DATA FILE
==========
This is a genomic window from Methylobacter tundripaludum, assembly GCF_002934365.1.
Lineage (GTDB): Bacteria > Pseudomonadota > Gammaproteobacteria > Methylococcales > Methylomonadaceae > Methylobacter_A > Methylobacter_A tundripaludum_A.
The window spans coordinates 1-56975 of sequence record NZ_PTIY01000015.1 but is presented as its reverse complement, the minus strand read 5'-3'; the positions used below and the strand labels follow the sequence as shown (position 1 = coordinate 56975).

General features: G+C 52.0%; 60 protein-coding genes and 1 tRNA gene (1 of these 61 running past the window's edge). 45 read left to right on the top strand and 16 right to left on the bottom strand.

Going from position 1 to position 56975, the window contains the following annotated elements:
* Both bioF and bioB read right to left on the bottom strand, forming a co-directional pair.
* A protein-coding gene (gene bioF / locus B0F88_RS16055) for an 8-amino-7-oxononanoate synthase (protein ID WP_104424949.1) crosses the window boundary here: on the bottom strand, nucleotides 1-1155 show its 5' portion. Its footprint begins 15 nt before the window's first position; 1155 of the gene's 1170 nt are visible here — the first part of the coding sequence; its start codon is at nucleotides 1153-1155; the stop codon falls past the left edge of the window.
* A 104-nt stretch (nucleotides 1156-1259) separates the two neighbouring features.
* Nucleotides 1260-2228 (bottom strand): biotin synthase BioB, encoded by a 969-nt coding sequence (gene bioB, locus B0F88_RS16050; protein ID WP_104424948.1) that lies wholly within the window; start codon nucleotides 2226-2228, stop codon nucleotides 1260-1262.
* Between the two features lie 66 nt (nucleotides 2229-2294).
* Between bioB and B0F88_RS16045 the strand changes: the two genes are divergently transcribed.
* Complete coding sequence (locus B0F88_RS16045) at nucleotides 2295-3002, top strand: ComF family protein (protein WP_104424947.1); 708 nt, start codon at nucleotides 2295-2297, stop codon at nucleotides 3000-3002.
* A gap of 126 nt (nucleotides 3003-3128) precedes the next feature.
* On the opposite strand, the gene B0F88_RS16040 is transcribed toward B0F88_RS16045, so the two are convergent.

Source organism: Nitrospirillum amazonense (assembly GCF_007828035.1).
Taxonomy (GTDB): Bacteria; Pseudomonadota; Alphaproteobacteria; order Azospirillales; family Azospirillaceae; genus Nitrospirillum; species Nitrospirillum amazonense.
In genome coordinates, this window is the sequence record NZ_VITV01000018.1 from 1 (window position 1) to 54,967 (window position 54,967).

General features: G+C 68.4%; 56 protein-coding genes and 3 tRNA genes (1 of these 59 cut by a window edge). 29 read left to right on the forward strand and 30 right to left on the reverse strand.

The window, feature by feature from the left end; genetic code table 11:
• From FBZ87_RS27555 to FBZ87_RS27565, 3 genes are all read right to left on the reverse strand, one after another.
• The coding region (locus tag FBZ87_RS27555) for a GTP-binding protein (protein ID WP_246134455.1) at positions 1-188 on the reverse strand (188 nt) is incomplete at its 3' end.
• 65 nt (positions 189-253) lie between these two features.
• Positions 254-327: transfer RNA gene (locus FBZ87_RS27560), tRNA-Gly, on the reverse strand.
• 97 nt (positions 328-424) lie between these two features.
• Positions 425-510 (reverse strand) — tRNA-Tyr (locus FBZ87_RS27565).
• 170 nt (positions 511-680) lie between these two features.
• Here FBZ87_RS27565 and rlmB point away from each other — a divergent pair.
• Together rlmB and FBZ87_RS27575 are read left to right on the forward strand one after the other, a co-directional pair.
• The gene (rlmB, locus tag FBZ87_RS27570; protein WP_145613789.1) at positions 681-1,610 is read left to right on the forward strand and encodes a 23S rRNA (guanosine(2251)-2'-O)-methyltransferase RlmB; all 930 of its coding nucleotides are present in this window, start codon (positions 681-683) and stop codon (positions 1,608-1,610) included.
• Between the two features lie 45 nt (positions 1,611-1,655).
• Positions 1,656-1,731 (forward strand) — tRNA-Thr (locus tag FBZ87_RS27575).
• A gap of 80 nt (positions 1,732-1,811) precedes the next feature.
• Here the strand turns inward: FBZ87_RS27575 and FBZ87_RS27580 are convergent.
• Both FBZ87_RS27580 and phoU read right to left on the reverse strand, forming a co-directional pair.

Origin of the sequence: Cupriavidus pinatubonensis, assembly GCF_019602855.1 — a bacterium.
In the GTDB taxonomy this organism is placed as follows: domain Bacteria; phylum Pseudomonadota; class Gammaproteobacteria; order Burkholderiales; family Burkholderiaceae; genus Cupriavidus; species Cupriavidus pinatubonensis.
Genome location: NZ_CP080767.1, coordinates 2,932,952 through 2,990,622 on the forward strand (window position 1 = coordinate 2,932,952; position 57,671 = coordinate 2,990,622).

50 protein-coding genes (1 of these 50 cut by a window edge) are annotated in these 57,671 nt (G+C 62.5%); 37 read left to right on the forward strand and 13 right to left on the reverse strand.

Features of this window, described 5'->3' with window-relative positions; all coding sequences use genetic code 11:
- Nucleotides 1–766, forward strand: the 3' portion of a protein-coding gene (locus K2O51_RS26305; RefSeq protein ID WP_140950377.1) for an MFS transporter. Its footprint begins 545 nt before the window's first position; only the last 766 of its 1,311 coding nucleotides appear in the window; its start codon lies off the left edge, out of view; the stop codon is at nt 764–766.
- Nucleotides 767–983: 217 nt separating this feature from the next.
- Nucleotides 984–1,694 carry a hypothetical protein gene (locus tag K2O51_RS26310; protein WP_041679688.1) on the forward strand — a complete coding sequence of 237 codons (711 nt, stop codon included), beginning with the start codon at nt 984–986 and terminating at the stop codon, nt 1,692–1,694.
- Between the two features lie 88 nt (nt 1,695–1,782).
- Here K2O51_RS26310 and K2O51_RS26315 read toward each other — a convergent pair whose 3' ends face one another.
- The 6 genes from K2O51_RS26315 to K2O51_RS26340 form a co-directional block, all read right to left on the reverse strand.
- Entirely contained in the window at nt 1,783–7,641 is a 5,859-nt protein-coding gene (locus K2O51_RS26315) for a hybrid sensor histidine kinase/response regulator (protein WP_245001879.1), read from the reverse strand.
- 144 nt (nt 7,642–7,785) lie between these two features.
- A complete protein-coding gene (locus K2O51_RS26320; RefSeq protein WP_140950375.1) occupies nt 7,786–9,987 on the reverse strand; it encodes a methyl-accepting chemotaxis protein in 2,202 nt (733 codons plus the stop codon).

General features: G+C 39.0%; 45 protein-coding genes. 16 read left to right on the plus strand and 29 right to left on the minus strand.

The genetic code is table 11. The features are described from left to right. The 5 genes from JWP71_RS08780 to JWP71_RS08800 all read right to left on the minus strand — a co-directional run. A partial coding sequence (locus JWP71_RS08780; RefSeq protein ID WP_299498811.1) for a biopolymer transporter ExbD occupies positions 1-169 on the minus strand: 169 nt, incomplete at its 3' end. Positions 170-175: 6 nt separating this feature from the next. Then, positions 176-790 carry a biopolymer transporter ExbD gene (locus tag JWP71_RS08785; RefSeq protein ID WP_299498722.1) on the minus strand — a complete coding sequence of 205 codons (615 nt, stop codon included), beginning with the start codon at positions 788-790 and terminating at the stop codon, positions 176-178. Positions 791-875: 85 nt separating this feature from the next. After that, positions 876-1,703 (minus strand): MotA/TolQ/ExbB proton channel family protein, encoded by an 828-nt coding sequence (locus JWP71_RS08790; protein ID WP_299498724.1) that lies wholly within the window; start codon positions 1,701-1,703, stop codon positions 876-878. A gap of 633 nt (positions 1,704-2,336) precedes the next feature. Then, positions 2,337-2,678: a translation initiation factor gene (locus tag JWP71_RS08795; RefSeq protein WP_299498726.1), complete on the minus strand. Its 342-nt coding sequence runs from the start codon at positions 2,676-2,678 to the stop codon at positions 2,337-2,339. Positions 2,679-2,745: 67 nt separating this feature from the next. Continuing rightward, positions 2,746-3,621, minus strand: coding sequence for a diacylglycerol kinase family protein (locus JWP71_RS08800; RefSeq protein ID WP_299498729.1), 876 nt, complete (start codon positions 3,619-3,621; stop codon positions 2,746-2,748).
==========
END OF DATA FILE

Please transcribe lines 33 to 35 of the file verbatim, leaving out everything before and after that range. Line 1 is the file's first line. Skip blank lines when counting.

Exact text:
• Here the strand turns inward: FBZ87_RS27575 and FBZ87_RS27580 are convergent.
• Both FBZ87_RS27580 and phoU read right to left on the reverse strand, forming a co-directional pair.

Origin of the sequence: Cupriavidus pinatubonensis, assembly GCF_019602855.1 — a bacterium.